Anonymous said...

After countless visits to the customary EV watering holes (Mona's, Sophie's, Joe's/Josie's), I hate to break it to you guys, but, in large part (and disproportionately to the community), we are the "white middle class" populos.

nygrump said...

You're all going to go buy alcohol and subsidize the state and its economic terrorism anyway, so what does it matter?

THE NOTORIOUS L.I.B.E.R.A.T.I.O.N. said...

The inclusion of a 7-11 in the neighborhood is nothing more than the intentional corporate white-washing of Mom & Pop shops. The message is loud and clear. The dudes, bros and OMG girls don't want to shop in bodegas because the bodegas are too ethnic for them. The 7-11 makes them feel safe. They will no longer have to live in fear of hearing Spanish being spoke while they buy their Pepsi, Doritos and Marlboro Lights. They'll never have to encounter another terrifying bodega cat at their feet or see packages of dried chili peppers hung on the wall - probably for Voodoo! OMG! - as they buy a six pack of Bud Light. No, not in 7-11! They wear uniforms in 7-11! They wear name tags! And the florescent lights are so bright in 7-11, everyone looks just about white.

Where do I get my stickers?

Sumeet said...

its the old battle, standardization versus customization and personal service. McDonalds learnt that the hard way, make the ambiance a little more homely, ditch the flourescent lites and create some "charm" albeit thru a corporate manual. Homemade Grandma's Pizza or soup is a long way off, but its a start. The money has a way of following the market and this market is growing. Viz Brand Management gurus are onto this. See LVMH and brand identity.

Anonymous said...

Dear Anonymous AM,

BullCrap! 7-11 is defacing the neighborhood!

Anonymous said...

There is no excuse for vandalism - and this sad campaign highlights a problem while providing ZERO solutions.

THE NOTORIOUS L.I.B.E.R.A.T.I.O.N. said...

To the anonymous person who keeps repeating his/her vandalism mantra: If I have to tolerate wheat pasted posters everywhere telling me to buy Lana Del Rey albums, you can tolerate a few anti 7-11 stickers. Chances are your face will be buried in your iPhone anyway so...

Marty Wombacher said...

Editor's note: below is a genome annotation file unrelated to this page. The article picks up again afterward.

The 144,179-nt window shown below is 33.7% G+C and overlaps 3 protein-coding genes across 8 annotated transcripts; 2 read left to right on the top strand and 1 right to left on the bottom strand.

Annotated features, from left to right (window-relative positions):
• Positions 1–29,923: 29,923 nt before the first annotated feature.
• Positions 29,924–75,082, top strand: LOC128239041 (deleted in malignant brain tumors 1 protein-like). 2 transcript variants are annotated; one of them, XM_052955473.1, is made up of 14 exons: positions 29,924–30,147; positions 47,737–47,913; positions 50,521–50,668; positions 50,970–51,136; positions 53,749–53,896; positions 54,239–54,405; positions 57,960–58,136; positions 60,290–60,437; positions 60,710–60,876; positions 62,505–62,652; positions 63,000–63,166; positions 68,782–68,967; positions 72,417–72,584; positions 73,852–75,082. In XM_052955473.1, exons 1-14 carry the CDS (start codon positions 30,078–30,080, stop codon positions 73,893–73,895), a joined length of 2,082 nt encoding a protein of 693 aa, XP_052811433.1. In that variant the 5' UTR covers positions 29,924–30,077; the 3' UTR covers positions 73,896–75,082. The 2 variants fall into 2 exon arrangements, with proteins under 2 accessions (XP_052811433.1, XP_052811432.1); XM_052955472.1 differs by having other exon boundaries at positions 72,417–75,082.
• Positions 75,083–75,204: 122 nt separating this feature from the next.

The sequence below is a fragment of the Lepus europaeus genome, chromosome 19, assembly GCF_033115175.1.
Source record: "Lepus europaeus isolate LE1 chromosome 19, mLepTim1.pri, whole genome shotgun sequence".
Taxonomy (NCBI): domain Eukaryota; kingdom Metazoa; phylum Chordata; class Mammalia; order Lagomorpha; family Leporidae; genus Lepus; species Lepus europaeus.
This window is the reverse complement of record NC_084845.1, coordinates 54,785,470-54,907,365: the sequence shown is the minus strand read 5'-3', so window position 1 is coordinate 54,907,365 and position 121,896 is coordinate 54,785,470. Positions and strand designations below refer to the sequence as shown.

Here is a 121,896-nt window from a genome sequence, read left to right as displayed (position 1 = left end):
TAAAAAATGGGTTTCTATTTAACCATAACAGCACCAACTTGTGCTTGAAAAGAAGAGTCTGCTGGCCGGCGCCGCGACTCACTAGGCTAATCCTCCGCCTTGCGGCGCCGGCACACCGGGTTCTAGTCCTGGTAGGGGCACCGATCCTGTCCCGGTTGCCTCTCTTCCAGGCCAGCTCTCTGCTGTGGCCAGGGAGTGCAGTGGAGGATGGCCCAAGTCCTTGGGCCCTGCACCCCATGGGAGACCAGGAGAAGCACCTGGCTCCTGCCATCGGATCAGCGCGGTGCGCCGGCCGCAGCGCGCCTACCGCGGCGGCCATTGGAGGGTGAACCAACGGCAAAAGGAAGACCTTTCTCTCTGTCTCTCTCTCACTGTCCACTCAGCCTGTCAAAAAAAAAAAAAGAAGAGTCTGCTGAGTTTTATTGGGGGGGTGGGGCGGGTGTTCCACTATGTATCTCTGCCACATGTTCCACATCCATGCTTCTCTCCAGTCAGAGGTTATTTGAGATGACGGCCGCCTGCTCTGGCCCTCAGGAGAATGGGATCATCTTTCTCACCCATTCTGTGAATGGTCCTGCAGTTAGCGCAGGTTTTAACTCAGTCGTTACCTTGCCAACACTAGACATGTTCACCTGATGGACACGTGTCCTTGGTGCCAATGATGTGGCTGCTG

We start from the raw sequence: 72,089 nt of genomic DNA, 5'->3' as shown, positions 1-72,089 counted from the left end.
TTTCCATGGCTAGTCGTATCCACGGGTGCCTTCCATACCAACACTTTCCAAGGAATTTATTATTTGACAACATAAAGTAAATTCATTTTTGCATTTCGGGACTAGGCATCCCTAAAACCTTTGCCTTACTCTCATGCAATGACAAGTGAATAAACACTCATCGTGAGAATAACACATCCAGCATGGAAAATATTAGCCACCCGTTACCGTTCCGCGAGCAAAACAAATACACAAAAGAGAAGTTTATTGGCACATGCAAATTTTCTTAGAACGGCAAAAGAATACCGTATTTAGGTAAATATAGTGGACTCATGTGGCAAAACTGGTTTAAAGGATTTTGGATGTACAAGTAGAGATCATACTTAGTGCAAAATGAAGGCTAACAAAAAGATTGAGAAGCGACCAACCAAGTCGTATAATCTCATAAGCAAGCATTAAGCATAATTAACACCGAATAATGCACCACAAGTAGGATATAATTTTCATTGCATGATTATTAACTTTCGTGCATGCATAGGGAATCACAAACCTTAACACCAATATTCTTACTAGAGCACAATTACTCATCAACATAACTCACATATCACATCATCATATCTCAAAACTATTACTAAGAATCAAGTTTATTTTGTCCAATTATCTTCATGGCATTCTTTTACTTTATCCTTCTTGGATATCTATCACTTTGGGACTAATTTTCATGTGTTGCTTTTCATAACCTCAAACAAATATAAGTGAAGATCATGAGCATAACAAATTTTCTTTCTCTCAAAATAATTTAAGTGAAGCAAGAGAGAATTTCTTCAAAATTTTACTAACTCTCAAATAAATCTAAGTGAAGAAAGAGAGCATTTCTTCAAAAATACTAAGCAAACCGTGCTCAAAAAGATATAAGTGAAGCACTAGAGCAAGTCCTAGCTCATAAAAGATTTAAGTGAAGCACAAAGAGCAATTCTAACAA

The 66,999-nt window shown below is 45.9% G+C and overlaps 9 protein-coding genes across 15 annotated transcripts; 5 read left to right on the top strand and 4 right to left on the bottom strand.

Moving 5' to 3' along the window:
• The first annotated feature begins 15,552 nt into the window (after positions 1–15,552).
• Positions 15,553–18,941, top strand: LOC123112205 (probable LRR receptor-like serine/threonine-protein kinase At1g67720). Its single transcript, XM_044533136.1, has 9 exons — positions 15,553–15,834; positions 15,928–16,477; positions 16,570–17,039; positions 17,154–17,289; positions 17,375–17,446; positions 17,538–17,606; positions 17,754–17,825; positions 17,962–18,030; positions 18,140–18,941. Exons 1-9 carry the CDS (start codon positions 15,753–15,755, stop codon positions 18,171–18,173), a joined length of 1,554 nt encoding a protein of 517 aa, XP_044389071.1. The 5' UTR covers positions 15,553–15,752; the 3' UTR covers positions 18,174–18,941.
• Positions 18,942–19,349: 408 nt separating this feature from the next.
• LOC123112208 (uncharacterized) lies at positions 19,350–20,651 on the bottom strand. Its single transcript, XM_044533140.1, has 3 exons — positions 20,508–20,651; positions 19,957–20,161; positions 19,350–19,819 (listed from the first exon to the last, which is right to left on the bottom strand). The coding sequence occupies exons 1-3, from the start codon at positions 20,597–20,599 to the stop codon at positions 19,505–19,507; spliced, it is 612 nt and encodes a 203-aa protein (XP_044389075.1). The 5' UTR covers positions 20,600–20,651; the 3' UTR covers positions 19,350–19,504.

Give 'em hell Bagel Guy!

Anonymous said...

I think its fine if the stickers go everywhere except the 7-11 itself, that's borderline vandalism and really uncool on a basic human level because some poor guy will be stuck with cleaning it up. Besides I don't think the stickers need to be seen on the 7-11 door itself. Paste them everywhere else I mean, this vile city is absolutely plastered with stickers and random scribbles, most of which are infantile self-serving apocryphal meaningless nonsense (and by that I mean to include the paid advertising) anyways.

Ken from Ken's Kitchen said...

Sorry but stickering up 7-11s is just bullshit. This is happening because we are allowing it to happen. You want to do something about how chain stores are killing NYC neighborhoods? Boycotts are a good way to begin. Starting an ant-chain grassroots effort and tormenting your Community Board, city council person, the mayor's office, etc about "doing something" is even better.

As far as "doing something" there's no need to reinvent the wheel. san Fran has the blueprint already. Just google "chain stores San Fransisco" if you're interested.

JAZ said...

For any of the commenters that are sympathizing with 7-Eleven, and the 'vandalism is wrong' crowd, you might want to read the New York magazine article from May 6th "The Big Gulp - How 7-Eleven plans to put the bodega out of business", by Willy Staley. That 'Business Conversion Program' they are in the midst of sounds lovely, doesn't it?

7-Eleven has declared war on the bodegas. None of us should have sympathy for anything that they might have to deal with.


Anonymous said...

I worked at a fast-food restaurant once. I'd much rather scrape stickers off a door than mop up the diarrhea, vomit and other bodily fluids splattered on the walls and floors of the bathrooms.

glamma said...

This stickers are awesome. We all need to be visable and verbal in NYC 2013. The landlords, chains, developers & crooked politicias are NOT f*cking around, they rzae the laws just like our city, as needed, and we shouldn't either. We are all responsible for the choices we make for survival. Sorry but it's total bs to say "oh the guys's just trying to make a living give him a break." FAIL. and give me a break with the "poor kids will have to scrub the stickers off." have you no sense of priorities??? are you that brainwashed and ruled by fear that you are speaking out against STICKERS? the kneejerk reactions here are just absurd. If anyone is "ruining property" here, it's clearly BEN SHAOUL AND 7-11. And it's not just property they're ruining, it's quality of life, affordability for small business owners, culture, diversity, class and the very aesthetics of Avenue A!!!

Anonymous said...

I'm all for the boycott, the stickers and anything else to undermine 7-Eleven's business assumptions and viability in the East Village (and NYC for that matter). And while I am sentimental, my motivation is primarily that I really appreciate the variety of products offered by bodegas. Ethnic products, health/organic/vegan products, etc. etc. These businesses cater to the people in their neighborhoods; 7-Eleven is a conduit for the biggest of big brands that appeal to the broadest of markets. No thanks. Many of us choose to live in an interesting neighborhood, and bodegas feed the lifeblood of our daily lives. If I want to limit my choices to Frito-Lay and Anheuser Busch products, I can live in the burbs for a fraction of the price.